Putting Florida’s newest K-12 scholarship program in perspective

Florida’s newest K-12 scholarship program takes a novel approach. It targets children who attend public schools, and fall short on third- or fourth-grade reading assessments. It offers them $500 to pay for tutoring or curriculum to help raise their reading scores.

John Legg, a former Florida Senate Education Chairman, explains the significance in a new column for The 74:

This scholarship was championed by Michael Bileca, a Miami-Dade Republican, who is chairman of the House Education Committee, and is conceptually reminiscent of the free tutoring programs developed by bipartisan education advocates under the federal No Child Left Behind Act. This scholarship is driven by the educational principle that children must learn to read so they can then read to learn.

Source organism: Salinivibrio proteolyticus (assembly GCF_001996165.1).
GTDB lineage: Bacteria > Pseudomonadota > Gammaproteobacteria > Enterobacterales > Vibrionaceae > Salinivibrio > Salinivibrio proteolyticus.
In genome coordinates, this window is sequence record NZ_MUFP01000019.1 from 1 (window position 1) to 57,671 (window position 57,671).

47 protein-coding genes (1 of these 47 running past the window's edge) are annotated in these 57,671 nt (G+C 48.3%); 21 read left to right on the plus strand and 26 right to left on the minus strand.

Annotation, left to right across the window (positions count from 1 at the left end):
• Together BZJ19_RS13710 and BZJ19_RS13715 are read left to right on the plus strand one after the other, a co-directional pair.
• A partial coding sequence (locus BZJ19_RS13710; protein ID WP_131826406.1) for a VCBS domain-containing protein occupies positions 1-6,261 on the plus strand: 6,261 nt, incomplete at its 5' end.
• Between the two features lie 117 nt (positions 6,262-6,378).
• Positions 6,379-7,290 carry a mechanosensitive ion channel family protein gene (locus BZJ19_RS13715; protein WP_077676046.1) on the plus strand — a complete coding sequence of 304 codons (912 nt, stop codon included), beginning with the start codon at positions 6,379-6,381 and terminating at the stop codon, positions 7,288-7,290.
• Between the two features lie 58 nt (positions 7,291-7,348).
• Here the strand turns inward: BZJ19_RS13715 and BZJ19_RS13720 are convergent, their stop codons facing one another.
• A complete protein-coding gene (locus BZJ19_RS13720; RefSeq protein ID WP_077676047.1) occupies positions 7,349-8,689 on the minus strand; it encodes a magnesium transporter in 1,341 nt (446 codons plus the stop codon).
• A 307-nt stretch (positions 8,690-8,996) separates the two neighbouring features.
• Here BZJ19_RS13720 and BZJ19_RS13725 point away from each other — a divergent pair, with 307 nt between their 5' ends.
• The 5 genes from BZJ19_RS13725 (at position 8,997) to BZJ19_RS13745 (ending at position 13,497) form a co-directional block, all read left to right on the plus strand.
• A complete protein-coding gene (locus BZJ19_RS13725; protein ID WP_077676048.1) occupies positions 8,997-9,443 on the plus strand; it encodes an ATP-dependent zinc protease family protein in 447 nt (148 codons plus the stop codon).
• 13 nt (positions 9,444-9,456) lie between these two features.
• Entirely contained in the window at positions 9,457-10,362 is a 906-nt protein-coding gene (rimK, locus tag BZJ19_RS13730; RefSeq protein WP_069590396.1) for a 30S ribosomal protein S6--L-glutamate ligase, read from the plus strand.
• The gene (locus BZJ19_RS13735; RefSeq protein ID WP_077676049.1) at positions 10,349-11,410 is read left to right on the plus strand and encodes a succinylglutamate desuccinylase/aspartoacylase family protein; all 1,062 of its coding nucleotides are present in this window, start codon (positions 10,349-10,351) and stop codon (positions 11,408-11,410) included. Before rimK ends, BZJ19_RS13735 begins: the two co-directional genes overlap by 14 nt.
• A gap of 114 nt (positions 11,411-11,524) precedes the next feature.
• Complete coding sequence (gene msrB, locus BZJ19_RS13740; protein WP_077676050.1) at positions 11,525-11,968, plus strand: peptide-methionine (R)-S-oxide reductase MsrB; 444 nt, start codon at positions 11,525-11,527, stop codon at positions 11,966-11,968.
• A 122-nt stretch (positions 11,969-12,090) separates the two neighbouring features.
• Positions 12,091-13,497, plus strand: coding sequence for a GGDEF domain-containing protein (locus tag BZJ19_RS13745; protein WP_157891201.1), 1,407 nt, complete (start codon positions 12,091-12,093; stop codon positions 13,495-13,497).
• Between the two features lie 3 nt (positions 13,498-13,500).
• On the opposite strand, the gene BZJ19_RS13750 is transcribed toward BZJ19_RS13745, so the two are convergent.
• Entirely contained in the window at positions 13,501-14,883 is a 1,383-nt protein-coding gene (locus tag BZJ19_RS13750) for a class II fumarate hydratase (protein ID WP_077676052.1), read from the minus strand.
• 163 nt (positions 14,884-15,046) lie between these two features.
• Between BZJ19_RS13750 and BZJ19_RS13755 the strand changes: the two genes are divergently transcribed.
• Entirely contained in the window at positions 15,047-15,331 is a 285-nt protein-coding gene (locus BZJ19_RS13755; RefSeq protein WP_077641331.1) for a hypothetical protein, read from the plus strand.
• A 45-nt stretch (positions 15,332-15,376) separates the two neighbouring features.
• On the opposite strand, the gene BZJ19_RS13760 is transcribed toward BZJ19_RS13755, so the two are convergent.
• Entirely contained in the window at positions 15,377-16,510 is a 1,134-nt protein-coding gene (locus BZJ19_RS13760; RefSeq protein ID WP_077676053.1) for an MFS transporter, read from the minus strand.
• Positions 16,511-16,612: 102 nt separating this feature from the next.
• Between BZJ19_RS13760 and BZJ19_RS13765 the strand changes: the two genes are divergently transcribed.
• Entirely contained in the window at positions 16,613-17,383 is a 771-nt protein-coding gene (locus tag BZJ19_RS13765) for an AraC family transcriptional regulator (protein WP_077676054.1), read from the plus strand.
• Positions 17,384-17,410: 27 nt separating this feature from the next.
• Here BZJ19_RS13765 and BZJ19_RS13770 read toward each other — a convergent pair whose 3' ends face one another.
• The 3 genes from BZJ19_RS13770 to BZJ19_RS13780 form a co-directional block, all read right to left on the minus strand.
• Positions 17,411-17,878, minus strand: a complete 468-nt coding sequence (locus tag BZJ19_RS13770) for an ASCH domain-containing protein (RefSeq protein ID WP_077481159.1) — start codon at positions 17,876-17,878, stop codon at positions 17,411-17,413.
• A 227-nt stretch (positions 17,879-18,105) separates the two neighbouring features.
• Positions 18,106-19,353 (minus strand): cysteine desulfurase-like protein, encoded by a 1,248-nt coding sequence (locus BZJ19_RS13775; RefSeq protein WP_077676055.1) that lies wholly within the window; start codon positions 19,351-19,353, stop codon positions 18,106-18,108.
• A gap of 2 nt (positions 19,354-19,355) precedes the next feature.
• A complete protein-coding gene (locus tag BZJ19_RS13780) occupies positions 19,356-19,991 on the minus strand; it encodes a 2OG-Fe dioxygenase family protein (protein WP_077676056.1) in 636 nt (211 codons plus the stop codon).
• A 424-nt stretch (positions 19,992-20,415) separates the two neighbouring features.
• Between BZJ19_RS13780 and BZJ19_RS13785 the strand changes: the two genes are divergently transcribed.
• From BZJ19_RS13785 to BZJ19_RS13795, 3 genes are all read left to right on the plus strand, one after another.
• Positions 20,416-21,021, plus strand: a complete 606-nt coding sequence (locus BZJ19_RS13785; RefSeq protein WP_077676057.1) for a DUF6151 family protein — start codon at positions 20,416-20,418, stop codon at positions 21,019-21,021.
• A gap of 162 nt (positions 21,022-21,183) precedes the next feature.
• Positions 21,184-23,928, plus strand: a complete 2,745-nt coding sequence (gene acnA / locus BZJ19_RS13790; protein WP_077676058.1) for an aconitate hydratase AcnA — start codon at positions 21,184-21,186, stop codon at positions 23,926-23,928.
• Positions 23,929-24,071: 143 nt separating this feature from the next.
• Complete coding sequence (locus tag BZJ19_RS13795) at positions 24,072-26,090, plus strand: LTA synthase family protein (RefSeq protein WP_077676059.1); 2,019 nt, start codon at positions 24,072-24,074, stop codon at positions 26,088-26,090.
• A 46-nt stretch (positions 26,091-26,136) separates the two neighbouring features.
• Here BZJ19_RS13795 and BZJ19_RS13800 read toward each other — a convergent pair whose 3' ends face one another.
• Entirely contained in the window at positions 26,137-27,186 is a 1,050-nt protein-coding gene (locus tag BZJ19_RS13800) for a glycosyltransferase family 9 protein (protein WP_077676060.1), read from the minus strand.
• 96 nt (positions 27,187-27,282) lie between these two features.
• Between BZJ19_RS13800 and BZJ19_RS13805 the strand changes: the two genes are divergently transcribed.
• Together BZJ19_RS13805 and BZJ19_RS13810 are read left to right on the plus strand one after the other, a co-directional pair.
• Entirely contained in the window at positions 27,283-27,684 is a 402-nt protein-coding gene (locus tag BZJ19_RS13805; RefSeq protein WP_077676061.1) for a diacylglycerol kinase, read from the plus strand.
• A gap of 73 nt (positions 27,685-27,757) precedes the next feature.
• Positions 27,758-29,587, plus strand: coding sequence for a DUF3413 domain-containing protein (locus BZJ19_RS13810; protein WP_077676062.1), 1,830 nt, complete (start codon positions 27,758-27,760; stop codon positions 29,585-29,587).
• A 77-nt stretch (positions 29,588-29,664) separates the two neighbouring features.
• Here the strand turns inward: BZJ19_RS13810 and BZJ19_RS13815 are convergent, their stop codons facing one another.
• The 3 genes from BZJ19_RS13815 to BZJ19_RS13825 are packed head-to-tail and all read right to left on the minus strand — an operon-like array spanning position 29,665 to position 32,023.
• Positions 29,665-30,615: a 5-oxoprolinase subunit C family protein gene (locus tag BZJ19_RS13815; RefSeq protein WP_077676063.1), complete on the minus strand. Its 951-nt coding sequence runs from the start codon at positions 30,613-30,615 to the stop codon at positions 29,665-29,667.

Notably, though, Bileca did not try to simply thread more money into district elementary reading budgets. When asked why he instead sought the reading scholarship, which gives parents the decision on how to spend it, he was direct: “The parent is the most influential person in the child’s life.”

His point — giving all parents more influence over the way their child learns — is the core principle of educational choice. This scholarship, perhaps more than any other, helps to underscore the broad dimensions of this belief. Though our national debate on choice still gets mired in the strict dichotomy of public vs. private, that distinction is rapidly losing its relevance.

Legg is also co-founder of a Pasco County charter school and a member of the board of Step Up For Students, which publishes this blog and will help administer the Reading Scholarship program.

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